Jeff Malmquist is unaccountably catapulted to the year 2060. He finds himself in New Gary, a labor camp of a million Chicagoans, their identities hacked and incriminated as pedophiles through the collusion of a corrupt US Government, the Russian cybermafia, and China (which runs the USA behind the scenes). He escapes to Chicago, only to find himself in a full-scale replica of ancient Rome in China, erected for the wealthy country’s amusement and manned by a million enslaved Italians. Or did China come first? As he struggles to orient himself in these synchronized urban labyrinths, he is plunged back to real ancient Rome, before being flung yet further into the future: It’s 2115 and the Chinese Empire rules the world. The former Western hemisphere is now the American Special Administrative Region, a vast Cantonese-speaking slave colony. Malmquist will soon be shipped to the most opulent city the world has ever known for an unspeakable fate.

A dystopian satire both bleak and funny, The Kitchens of Canton distills the worst of our present and future societies into a strangely seductive maze of a story.

American Rococo

American commercial architecture is defined by clean lines and open space.

There is a highly sensuous quality to the American retail experience, whether easing a toasty warm Potbellian sandwich or a Culver’s fudge pecan frozen custard sundae into your mouth, navigating the broad aisles of a Walmart (designed for people hooked up to oxygen canisters in their mobility carts), or perusing the apparel and guns at an outdoor recreation chain such as Gander Mountain. The latter’s elegant gun displays behind glass cabinets are laid out with the patient precision of a history museum curator. The hushed church-like atmosphere of the store, the combat green industrial carpeting, the wide wiggle room between the clothing carousels (reducing your risk of bumping into a customer with a concealed weapon), the durable feel of the fabrics’ weave in the fingers, the astonishing variety of pockets, the stylish camouflage patterns on everything from rifles to sunglasses, and the great deals (five dollars for a genuine Australian Akubra hat)—all conspire to make shopping intensely satisfying, even for types such as myself who don’t normally enjoy shopping.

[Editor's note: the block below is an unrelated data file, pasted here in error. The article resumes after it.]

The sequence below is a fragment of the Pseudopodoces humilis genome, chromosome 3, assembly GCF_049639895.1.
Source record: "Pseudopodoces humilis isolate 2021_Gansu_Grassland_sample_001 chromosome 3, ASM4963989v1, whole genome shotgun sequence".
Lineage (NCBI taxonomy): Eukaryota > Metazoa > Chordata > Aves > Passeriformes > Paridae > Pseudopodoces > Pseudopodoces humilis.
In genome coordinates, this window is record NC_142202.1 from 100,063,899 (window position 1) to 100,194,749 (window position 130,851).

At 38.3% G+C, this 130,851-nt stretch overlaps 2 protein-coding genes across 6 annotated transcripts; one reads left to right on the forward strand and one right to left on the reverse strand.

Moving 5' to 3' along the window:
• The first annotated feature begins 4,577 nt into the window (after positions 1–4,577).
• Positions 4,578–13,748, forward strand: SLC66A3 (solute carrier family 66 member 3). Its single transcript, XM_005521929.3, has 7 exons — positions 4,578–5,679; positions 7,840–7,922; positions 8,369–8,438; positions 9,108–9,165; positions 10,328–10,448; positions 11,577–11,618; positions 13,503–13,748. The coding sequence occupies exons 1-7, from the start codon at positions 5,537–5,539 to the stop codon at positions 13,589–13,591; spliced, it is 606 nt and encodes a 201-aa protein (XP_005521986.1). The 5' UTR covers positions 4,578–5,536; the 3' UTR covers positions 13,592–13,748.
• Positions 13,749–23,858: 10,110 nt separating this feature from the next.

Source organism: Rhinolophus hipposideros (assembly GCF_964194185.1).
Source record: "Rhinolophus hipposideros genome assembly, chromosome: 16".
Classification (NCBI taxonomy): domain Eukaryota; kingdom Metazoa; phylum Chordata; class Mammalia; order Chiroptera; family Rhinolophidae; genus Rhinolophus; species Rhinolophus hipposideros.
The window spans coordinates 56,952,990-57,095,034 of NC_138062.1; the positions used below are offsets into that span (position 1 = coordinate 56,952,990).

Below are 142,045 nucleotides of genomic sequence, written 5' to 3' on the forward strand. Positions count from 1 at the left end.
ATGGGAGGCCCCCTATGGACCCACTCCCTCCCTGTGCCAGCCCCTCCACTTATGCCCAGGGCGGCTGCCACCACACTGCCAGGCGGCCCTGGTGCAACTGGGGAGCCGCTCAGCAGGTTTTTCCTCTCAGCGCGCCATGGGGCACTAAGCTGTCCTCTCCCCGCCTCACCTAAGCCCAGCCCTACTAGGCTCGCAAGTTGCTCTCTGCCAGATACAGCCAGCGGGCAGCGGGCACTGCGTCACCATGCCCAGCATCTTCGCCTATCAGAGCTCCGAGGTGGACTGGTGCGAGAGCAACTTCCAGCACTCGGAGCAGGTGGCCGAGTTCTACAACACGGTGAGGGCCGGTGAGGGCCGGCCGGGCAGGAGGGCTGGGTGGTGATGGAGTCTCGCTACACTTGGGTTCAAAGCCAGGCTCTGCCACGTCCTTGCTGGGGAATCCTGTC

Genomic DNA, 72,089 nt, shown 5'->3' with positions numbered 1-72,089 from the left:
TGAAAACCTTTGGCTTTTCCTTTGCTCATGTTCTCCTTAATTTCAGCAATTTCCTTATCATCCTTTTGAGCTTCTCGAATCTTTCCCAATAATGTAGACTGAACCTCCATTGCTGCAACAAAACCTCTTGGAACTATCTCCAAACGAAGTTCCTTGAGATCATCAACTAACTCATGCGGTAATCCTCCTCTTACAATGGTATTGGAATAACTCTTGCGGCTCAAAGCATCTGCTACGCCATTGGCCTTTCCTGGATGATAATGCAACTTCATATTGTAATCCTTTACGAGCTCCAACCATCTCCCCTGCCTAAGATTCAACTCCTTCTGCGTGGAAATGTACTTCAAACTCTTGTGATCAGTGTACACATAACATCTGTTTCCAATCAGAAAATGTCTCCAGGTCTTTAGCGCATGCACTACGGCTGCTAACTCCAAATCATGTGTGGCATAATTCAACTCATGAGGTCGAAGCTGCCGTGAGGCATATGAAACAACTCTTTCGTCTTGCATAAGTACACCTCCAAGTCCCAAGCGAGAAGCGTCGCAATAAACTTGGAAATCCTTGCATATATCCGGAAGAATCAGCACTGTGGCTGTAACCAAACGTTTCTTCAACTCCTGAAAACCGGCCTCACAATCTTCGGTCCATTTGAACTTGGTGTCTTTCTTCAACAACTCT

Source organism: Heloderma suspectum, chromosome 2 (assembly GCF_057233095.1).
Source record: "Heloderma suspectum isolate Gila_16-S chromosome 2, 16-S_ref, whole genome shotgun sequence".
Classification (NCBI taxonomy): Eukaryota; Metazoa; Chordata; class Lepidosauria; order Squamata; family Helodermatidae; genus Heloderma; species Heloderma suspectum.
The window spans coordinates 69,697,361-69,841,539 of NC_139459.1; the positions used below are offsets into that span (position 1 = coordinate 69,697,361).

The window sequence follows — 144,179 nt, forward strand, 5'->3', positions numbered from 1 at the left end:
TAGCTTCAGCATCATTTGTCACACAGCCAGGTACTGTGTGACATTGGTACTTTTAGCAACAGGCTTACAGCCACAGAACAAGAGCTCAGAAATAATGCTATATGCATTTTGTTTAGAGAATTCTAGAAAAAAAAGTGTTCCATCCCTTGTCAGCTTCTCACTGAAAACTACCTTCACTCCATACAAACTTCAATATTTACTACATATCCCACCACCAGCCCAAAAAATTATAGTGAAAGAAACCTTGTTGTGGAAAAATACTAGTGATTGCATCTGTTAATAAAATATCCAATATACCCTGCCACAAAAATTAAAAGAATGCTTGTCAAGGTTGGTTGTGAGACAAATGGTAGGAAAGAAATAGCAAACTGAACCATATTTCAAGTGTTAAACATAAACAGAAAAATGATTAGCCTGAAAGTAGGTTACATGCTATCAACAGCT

The question of breeding (why foreign men get the “ugly” Chinese girls)



A recent article in the The Nanfang (“Answering the age old question: Why do foreigners marry ugly Chinese girls?“) gives me occasion to address a conundrum I too have long pondered—particularly as the author, Charles Liu, devotes a scant 375 words to the topic, excluding his quotations of Xu Xiliang, the Chinese female journalist who first posed the question in the magazine iFeng Beauty. Liu doesn’t moralize to the extent Xu does on the “materialism” of Chinese society that fosters superficial glamour over inner beauty, but he implies as much in his avoidance of any coherent statement of his own. The cover photo too is mystifying, featuring an attractive Chinese woman where I would expect to see a plain-faced one, perhaps with a certain sex appeal (such as the lovely lady above).

Countless interracial couples have I witnessed over my two decades in China, usually white guys and Chinese females but not a few black guys and Chinese females as well, along with your occasional Chinese guy and white female (I have yet to see a Chinese guy and a black female). The run of Chinese women I have seen with foreign men have been ordinary looking. So were the men they were with. Not terribly surprising, given that most people are ordinary looking. I mean, what are your chances of landing a beauty in any country?